Labour asks for communications with Alun Cairns and three other MPs to be looked at over lobbying concerns
The Labour Party have asked the UK Government’s cabinet secretary to investigate officials’ communication with four Conservative MPs, including former Welsh Secretary Alun Cairns.
It was revealed by Nation.Cymru in October that a Welsh company that employs the Vale of Glamorgan MP was handed two NHS contracts by the UK Government without competition.
Shadow Cabinet Office Minister Fleur Anderson said she had written to the cabinet secretary, Simon Case, asking him to investigate communications with Alun Cairns, the former Conservative leader Iain Duncan Smith, Mark Pawsey and Philip Dunne.
In her letter to Case, Anderson said that “the companies that they are paid by have won government contracts and there are significant questions to answer regarding how these companies and MPs relate to government Ministers and government policy”.
“As we have seen with the Owen Paterson corruption scandal, many of these cases of consultancy and advisory work involve correspondence and meetings between Ministers, officials, companies and the MPs they pay as consultants. I am sure you will want to address any concerns around propriety,” she said.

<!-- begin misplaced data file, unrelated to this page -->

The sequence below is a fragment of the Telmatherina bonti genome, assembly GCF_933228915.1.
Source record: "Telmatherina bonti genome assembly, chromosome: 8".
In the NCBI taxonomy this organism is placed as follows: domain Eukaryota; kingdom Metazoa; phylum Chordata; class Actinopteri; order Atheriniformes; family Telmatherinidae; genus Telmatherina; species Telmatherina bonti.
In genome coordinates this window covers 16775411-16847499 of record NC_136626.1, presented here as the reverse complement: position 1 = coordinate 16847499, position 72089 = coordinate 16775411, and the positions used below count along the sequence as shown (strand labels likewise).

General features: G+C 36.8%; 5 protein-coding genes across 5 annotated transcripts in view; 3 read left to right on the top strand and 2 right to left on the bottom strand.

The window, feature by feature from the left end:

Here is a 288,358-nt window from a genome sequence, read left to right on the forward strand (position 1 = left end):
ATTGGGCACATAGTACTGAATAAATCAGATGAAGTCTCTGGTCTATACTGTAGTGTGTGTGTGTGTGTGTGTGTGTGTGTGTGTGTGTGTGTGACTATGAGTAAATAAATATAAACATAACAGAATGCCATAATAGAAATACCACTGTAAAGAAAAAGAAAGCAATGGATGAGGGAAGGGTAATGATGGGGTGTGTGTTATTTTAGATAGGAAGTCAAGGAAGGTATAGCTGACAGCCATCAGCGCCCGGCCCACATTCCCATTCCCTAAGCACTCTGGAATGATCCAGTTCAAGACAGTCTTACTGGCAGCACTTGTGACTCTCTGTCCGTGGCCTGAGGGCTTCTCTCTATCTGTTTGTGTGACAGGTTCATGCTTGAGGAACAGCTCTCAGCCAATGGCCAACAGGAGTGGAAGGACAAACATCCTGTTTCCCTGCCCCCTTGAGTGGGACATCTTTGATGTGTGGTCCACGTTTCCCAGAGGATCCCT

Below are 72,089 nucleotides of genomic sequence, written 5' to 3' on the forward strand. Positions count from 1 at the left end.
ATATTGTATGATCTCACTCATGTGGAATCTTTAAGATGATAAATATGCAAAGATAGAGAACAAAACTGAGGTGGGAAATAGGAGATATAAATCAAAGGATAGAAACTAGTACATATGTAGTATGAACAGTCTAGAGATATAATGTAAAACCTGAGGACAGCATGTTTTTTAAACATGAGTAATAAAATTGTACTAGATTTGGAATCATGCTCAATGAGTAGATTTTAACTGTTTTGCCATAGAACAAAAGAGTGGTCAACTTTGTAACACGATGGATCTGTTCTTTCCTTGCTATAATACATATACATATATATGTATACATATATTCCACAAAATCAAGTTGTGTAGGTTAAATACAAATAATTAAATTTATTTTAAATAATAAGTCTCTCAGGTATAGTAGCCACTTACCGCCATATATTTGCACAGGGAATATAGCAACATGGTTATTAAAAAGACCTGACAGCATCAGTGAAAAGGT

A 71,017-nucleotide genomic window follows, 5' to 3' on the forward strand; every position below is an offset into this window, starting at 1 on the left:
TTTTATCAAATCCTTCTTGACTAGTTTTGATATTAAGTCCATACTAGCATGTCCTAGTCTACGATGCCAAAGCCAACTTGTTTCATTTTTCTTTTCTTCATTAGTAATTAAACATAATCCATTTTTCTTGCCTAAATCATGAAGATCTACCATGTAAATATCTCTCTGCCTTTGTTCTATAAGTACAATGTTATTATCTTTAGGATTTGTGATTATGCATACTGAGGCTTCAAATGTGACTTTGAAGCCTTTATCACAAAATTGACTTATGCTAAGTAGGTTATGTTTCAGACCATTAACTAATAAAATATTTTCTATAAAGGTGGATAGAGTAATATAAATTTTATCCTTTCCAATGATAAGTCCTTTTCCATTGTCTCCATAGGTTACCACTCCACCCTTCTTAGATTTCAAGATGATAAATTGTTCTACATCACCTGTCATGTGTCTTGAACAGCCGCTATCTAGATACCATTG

Focusing on Alun Cairns, she said: “It has been reported that the former Welsh secretary took a £15,000-a-year job at a diagnostics company a few weeks before it was part of a consortium that secured a £75 million government contract for lateral flow tests,” she wrote.
“Alongside parliamentary duties, he agreed to work up to 70 hours a year for the BBI Group as a senior adviser ‘providing strategic advice to the board’.”
Cairns has been working as a £15,000-a-year senior advisor to the BBI Group since last July.
His appointment to the firm, which was already part of a consortium supplying Covid tests to the UK Government, was controversial even among Conservatives. Former Tory MP and MS Antoinette Sandbach described it as “cronyism”.
The UK Government’s corruption watchdog ACOBA warned at the time there was an “inherent risk it could be perceived [Cairns’] contacts might assist BBI Group unfairly” although they approved the appointment subject to two-year lobbying ban.
In November 2020, Novarum DX Ltd was awarded a £46,270 contract for “Covid-19 lateral flow image recognition technology” as part of the UK Government’s test and trace programme.
In July this year, the BBI Group subsidiary was given a contract worth £99,450 to develop a “Covid digital reader”.
Both contracts were awarded through a “single tender action”, which means the UK Government awarded it directly to the company without competition.
A Freedom of Information request for correspondence related to the contacts was rejected by the Department of Health.
Cairns’ role with the BBI Group is one of three side jobs he has taken since stepping down as Wales Secretary. The others as a £15,000-a-year advisor to private hire taxi operator Veezu, which owns Dragon Taxis, and as a £30,000-a-year advisor to Elite Capital Partners, a Singapore-based property investment firm.
There is no suggestion of wrongdoing by the MP or the companies involved. Nation.Cymru contacted both Alun Cairns and the BBI Group at the time for comment.
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